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Mini-Budget: Gigaba’s ‘poisoned chalice’

By Isabelle Coetzee

Malusi Gigaba announced a revised economic growth rate of 0.7% for 2017, instead of the initial 1.3%, during his mid-term budget speech on Wednesday.

Simon Stockley, who’s the managing director of Catalis Holdings and has a background in debt and equity funding, explained that this is a major cause for concern.

“We have to do better at creating optimism in the economy and stimulating jobs if we are to avoid further social dislocations,” said Stockley.

Predicting low economic growth can reduce investor confidence and lead to money being withdrawn from the South African economy and, according to Gigaba, the country’s growth rate will only improve to 1.9% in 2020 – a very bleak outlook.

However, Stockley believes the minister is to be admired on confronting these economic realities.

He explained that, “Recognizing we have a problem is the first step - what to do about them remains the challenge.” 

“With a projected revenue shortfall of some R51 Billion for next year, a broad range of tax increases are invertible come the budget in February – brace yourself for the introduction of a wealth tax,” he added.

A wealth tax, otherwise known as a capital or equity tax, is an additional tax that South Africans would have to pay on their assets, including (but not limited to) the value of their real estate, pension fund, financial securities, and personal trusts.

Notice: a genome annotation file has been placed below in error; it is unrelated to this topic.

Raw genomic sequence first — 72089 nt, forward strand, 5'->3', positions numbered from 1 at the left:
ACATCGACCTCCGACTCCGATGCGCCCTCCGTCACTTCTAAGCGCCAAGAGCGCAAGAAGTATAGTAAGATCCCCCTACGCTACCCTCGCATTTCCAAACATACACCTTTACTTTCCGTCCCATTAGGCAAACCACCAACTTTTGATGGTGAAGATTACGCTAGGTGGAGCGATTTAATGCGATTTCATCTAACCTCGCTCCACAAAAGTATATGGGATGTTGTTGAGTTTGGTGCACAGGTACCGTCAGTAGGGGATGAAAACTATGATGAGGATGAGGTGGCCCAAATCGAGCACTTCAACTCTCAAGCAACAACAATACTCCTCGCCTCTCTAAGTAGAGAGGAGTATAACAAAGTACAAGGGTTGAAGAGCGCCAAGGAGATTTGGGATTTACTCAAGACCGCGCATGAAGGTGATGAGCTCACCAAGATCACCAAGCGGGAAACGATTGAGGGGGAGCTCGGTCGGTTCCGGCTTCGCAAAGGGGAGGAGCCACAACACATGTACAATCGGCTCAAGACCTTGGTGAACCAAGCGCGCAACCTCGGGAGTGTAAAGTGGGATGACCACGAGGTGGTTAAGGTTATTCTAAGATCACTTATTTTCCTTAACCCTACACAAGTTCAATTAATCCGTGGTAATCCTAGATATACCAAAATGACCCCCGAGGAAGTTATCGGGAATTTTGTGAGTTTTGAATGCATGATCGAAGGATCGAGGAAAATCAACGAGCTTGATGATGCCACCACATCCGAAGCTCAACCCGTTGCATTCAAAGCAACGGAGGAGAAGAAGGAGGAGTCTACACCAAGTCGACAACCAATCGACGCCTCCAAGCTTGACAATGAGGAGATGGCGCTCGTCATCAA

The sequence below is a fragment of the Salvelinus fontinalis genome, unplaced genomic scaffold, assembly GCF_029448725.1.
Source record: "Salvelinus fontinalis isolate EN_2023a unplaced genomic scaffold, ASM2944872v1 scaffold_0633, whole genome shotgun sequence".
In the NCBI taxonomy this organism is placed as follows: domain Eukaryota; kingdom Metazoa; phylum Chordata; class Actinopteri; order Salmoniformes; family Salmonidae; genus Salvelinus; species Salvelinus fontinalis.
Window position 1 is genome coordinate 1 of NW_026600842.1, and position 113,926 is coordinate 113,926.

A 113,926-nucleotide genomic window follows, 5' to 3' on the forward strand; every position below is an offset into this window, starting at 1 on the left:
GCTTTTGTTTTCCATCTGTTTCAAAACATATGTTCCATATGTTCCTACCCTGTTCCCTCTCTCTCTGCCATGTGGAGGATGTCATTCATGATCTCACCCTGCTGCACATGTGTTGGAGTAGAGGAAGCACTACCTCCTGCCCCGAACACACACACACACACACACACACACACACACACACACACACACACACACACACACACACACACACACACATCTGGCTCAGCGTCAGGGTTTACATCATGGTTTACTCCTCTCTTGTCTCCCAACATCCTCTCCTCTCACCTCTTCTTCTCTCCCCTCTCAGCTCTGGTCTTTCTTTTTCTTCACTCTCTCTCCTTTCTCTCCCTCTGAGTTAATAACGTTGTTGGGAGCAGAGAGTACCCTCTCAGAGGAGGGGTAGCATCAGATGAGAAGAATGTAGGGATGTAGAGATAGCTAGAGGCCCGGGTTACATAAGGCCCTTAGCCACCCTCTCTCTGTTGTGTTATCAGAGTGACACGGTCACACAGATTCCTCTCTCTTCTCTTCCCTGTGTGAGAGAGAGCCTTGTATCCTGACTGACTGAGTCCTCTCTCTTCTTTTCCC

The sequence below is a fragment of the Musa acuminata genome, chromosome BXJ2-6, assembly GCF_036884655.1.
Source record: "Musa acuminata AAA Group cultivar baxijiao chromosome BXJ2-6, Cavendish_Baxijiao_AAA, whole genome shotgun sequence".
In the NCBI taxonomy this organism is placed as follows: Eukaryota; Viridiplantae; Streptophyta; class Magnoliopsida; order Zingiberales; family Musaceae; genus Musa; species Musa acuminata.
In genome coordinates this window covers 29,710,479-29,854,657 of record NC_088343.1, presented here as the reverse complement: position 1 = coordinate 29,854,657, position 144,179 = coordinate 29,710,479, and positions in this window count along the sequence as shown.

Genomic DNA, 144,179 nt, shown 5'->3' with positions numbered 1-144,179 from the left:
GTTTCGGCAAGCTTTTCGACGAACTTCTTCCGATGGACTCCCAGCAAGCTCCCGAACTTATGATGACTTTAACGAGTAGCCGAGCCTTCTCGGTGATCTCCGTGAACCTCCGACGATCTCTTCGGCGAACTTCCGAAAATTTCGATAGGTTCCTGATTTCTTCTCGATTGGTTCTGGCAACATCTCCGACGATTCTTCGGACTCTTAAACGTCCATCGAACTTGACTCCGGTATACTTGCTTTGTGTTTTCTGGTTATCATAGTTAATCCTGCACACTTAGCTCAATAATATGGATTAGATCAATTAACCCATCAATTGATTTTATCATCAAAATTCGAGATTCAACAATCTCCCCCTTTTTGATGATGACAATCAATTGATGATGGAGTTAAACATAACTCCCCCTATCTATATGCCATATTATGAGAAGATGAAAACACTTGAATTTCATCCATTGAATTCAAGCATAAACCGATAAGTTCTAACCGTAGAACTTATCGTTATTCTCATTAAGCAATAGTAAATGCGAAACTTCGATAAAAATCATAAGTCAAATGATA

“Gross national Debt, which is projected at 60 % by 2022, is a serious cause for concern. This means 15% of government revenue will be required to service it by 2020/21,” Stockley explained.

To put this in context, government set aside approximately 15% of the annual 2016/17 budget for basic education, totalling R213.7 billion. Without considering inflation, the same amount will be spent on simply paying off gross national debt by 2020/21.

Overall, Stockley believes Gigaba is simply buying himself time until the budget speech in February next year.

“He has kicked the can down the road while trying to figure out what to do next,” he mused.

In short, Stockley insisted he would hate to be the finance minister in this economic climate, and he described it as “a poison chalice if ever there was one”. 

“I expect many sleepless nights in Treasury in the run up to the February budget as the realities of the economy confront the minister,” he said. 

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